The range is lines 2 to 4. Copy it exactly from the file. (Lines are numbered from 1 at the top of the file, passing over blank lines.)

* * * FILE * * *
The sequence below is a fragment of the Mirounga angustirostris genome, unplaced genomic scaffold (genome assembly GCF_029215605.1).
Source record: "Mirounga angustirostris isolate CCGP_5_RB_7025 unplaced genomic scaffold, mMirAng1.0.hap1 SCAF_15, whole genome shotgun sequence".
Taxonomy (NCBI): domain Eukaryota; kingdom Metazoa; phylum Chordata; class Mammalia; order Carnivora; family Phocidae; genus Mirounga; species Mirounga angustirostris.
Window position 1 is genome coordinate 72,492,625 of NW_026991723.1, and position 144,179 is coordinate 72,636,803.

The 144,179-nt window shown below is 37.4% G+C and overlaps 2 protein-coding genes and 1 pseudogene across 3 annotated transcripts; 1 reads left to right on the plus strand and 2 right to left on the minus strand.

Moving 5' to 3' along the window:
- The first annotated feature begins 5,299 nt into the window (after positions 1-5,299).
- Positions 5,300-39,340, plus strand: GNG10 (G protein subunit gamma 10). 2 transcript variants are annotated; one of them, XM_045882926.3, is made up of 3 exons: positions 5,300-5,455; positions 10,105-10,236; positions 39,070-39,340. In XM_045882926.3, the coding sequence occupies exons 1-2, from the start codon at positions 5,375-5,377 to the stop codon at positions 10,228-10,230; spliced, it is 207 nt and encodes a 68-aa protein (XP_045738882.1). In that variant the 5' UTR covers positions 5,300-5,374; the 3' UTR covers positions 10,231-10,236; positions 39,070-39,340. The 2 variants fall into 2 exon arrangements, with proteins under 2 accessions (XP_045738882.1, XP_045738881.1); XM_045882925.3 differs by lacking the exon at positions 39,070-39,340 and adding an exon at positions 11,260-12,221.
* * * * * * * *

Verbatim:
Source record: "Mirounga angustirostris isolate CCGP_5_RB_7025 unplaced genomic scaffold, mMirAng1.0.hap1 SCAF_15, whole genome shotgun sequence".
Taxonomy (NCBI): domain Eukaryota; kingdom Metazoa; phylum Chordata; class Mammalia; order Carnivora; family Phocidae; genus Mirounga; species Mirounga angustirostris.
Window position 1 is genome coordinate 72,492,625 of NW_026991723.1, and position 144,179 is coordinate 72,636,803.